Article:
My work balcony is perfectly situated for rainbow viewing. If the clouds clear on a rainy day a few hours before sunset, they light up the sky to the east. These conditions occurred twice this week and all of my work colleagues piled out onto the balcony to take photos.
On both days we were treated to double rainbows, the lower one so intensely bright that you could see the different bands of colour quite distinctly. Unfortunately my smartphone doesn’t capture their brilliance.
Our social media feeds were awash with rainbows, and not only the ones we’d photographed. All over Sydney on Wednesday, people were noticing spectacular skies. Well, no wonder, there were rainbow arches over Sydney icons the Harbour Bridge, and Bondi Beach. They even made the international news. I can’t help wondering if they inspired this week’s WordPress photo challenge …?
The backdrop for our rainbow views was just the familiar backyards and roofs that we see every day — but they still gave us a few moments of delight.
Given the prominence of gay marriage on the Australian political agenda recently, many of my gay friends laughingly took the rainbow blitz as a sign of approval from the heavens.
One person suggested the rainbows marked the recent death in Sydney of a man who’d made huge contributions to the HIV response in Australia and overseas. He was a friend of mine, so I liked that idea too. They reminded us of what a treasure he was, during our rainy grey days of sadness.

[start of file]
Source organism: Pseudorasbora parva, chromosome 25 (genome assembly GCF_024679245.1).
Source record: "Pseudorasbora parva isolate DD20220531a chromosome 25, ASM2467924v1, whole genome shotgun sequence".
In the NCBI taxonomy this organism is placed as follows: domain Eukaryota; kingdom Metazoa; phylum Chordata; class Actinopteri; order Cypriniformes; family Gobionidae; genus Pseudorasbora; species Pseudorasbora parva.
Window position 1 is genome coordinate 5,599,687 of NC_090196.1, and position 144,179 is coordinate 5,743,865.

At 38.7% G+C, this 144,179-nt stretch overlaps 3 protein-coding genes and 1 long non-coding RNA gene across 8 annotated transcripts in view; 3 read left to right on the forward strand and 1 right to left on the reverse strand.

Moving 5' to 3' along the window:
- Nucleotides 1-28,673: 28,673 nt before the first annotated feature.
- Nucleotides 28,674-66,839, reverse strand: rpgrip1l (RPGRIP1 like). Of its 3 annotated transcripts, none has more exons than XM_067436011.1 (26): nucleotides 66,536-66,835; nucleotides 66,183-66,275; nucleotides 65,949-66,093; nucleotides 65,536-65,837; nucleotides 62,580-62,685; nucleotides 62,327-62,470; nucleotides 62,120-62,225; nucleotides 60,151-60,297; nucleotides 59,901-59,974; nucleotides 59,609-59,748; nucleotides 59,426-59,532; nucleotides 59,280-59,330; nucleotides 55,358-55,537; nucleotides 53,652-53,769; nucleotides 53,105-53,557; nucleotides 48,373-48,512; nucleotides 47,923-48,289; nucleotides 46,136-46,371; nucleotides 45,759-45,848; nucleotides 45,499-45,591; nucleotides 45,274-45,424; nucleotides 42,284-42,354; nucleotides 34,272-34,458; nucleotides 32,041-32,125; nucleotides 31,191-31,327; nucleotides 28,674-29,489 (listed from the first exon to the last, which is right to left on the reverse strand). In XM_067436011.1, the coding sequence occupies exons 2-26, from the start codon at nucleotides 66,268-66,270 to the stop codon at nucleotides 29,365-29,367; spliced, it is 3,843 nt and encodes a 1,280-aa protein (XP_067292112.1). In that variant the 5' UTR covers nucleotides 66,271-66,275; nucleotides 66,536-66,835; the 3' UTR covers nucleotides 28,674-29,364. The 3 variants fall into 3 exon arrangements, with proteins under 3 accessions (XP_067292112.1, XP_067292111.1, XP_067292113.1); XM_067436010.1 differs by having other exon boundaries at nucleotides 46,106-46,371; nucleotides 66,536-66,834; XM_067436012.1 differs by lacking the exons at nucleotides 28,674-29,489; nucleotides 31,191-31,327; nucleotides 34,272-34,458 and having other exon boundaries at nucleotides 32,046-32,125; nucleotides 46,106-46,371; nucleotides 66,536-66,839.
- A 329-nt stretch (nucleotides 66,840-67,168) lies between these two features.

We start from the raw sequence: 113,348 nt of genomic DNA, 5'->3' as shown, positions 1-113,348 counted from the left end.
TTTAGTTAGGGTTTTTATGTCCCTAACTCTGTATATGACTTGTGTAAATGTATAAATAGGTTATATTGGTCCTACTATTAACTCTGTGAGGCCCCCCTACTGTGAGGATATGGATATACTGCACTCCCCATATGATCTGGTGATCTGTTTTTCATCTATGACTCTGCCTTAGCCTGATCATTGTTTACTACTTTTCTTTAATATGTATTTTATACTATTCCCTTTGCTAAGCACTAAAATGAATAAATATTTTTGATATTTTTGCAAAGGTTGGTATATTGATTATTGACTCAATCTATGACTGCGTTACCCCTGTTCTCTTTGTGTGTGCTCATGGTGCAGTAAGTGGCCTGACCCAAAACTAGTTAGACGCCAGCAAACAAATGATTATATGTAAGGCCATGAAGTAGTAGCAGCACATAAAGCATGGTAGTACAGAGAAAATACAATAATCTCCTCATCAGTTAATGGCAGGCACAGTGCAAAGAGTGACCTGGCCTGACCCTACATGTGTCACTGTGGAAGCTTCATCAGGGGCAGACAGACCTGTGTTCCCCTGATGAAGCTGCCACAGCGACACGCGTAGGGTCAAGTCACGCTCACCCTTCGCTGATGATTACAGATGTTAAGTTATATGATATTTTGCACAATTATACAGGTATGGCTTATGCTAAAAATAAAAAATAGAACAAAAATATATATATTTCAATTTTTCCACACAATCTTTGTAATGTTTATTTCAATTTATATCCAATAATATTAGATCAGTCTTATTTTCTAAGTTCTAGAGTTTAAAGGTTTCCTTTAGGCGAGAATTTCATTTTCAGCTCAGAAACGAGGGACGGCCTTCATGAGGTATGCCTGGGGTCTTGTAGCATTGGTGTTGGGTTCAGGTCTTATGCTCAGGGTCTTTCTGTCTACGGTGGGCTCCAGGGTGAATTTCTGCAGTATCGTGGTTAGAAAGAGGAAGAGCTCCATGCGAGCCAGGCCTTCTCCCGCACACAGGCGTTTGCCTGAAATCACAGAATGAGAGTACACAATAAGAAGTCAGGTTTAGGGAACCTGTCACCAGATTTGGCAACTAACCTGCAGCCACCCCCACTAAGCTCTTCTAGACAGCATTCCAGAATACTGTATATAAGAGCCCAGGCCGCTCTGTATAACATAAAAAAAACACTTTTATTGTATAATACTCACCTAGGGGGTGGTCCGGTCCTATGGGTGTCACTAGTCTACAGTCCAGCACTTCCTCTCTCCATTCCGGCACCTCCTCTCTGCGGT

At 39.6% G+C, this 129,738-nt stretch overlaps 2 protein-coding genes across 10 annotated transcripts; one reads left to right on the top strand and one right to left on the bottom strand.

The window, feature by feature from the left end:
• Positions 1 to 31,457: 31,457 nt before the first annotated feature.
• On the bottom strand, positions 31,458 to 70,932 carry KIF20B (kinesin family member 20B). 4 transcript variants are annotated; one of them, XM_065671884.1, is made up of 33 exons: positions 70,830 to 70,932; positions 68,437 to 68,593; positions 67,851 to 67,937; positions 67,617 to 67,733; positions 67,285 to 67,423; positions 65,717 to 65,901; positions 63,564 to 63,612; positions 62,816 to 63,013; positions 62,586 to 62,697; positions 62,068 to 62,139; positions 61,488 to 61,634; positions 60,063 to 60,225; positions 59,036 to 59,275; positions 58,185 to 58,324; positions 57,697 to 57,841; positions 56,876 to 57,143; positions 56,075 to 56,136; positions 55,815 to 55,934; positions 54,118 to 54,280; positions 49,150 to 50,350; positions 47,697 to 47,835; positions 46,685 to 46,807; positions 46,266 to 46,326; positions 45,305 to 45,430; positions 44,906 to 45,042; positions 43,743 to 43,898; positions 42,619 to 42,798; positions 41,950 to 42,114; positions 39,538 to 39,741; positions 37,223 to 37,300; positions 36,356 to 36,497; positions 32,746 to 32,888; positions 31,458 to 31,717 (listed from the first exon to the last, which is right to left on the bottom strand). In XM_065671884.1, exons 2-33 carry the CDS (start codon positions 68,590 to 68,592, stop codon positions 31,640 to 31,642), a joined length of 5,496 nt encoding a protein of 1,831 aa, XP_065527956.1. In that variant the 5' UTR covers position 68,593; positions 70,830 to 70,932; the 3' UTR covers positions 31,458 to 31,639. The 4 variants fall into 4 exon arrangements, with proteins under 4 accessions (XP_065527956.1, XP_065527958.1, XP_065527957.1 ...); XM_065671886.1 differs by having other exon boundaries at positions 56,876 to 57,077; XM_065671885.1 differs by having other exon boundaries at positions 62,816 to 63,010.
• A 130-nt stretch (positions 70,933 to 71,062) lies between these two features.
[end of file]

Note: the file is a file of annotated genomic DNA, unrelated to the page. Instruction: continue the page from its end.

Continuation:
Rainbows are just the momentary convergence of light, air and water, but human beings around the globe and throughout history have given them meaning, from the Aboriginal rainbow serpent creator here on the continent I call home, to the Biblical post-flood rainbow of hope and forgiveness, to the Irish pot of gold, to a positive representation of multiculturalism in South Africa, the ‘rainbow nation’.
The rainbow as a symbol for diversity of gender and sexuality is perhaps the most recent iteration of rainbow symbolism, being only a few decades old.
Common threads among the many, many stories seem to be hope, transcendence, and unity amid diversity, although a quick scan of Wikipedia points toward a some less positive interpretations, such as demons, disease, and ‘divine sanction for war’.
I’m glad my own Anglo-Celtic Christian cultural traditions sit on the happier side of the rainbow spectrum, because it means that every time I see a rainbow, it brings me joy.
I think there have probably been many other rainbows just outside our window that we’ve missed because of having our noses stuck in our computers and our minds on our work. So, although it feels a little hackneyed to say it, I guess this week’s display has been a reminder that we all need to lift our eyes to the sky more often, and notice life’s rainbows.